DiMaio urges not using reusable grocery bags to combat spread of COVID-19

DiMaio urges not using reusable grocery bags to combat spread of COVID-19

John DiMaio

TRENTON, N.J. – As the state tries to slow the spread of COVID-19, Assemblyman John DiMaio is urging food stores to temporarily ban the use of reusable bags, which could pose a significant threat to public health, and provide single-use plastic and paper bags to consumers.

“Reusable bags can inadvertently carry disease from home to the market,” said DiMaio (R-Warren). “Study after study has proven that reusable tote bags harbor dangerous germs and viruses. We also know that the new coronavirus can live on surfaces and that reusable bags are frequently placed on various surfaces in the kitchen, including tables and cooking areas. More than ever we need to be vigilant. There is no higher priority than public health right now.”

A study by the Centers for Disease Control and Prevention and other health researchers shows the coronavirus could live up to two to three days on plastic or steel. Another study found that it could can stay on surfaces for as long as nine days. New York state officials have announced they won’t enforce their plastic bag ban until May 15 amid concerns that it would promote the spread of the coronavirus.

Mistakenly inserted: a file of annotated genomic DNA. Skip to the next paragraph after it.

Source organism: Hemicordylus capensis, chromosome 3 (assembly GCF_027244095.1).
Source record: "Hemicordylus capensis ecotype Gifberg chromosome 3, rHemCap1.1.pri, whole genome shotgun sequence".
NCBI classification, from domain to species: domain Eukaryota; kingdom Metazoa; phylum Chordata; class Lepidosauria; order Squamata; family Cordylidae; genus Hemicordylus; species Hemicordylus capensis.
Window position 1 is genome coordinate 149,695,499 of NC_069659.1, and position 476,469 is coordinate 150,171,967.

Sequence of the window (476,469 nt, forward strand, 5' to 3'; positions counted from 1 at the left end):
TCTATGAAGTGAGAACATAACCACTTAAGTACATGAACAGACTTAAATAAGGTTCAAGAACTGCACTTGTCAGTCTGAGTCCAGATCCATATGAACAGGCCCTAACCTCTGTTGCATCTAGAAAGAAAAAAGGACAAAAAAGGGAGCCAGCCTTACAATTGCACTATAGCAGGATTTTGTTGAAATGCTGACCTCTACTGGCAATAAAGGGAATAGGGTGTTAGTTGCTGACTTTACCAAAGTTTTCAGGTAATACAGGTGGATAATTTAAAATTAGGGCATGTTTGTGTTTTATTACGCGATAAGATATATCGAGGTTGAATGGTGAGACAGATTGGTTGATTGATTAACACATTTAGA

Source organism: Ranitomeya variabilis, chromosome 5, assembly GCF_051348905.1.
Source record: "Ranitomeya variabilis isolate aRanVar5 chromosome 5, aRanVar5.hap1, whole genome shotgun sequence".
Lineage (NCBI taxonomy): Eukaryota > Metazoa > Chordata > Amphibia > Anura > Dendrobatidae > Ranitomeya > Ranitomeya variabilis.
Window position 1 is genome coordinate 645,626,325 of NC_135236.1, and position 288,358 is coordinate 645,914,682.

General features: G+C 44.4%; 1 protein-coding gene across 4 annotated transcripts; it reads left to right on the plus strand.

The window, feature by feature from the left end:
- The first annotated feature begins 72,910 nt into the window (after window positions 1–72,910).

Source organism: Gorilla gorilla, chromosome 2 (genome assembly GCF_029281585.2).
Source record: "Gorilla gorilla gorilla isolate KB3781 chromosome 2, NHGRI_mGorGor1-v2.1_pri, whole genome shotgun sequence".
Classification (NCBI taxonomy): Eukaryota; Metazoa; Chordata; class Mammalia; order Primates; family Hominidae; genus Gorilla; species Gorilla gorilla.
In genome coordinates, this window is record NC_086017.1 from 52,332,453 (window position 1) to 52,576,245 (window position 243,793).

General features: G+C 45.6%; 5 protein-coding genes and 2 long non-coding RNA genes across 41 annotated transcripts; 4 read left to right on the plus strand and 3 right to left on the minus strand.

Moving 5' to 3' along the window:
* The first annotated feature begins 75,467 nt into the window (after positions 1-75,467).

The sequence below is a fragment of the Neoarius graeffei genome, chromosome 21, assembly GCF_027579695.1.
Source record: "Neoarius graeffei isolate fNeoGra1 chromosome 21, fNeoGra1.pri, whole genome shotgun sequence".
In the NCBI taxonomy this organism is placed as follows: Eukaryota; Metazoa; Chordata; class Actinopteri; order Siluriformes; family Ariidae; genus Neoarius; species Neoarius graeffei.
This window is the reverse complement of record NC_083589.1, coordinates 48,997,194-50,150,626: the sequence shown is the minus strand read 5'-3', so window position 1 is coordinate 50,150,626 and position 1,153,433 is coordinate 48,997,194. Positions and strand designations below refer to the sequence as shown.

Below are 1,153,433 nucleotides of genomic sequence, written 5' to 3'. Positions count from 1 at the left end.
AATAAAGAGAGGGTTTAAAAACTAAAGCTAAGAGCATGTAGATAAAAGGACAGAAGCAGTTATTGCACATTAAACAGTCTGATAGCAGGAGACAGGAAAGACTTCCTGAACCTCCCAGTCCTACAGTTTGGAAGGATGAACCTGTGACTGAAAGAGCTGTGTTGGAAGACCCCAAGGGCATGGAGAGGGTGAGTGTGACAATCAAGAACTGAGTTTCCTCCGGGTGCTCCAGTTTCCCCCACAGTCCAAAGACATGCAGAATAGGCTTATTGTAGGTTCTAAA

“Even if shoppers wash their reusable bags, which in some ways negates their environmental benefits, they still need to wrap their meats and vegetables in plastic to ensure they don’t contaminate other food or their bag with bacteria like E. coli or salmonella,” explained DiMaio.

“We don’t need to be risking people’s lives any more than is already happening. Plastic and paper makes sense at this time, and maybe in the future. At the least, using plastic and paper now should probably be a requirement, not a choice.”

A 2011 study from the University of Arizona and Loma Linda University found bacteria in 99 percent of the reusable bags they tested. A group that represents the U.S. plastic bag manufacturing and recycling industry reported that as many as nine out of 10 people who go to grocery stores are at risk of infection because of contaminated reusable bags that cross-contaminated another surface. In fact, an outbreak of viral gastroenteritis among a girls’ soccer team in Oregon was traced to a reusable grocery bag.

There is evidence of community spread among New Jersey’s 1,914 COVID-19 cases. Twenty people in the state have died from the coronavirus.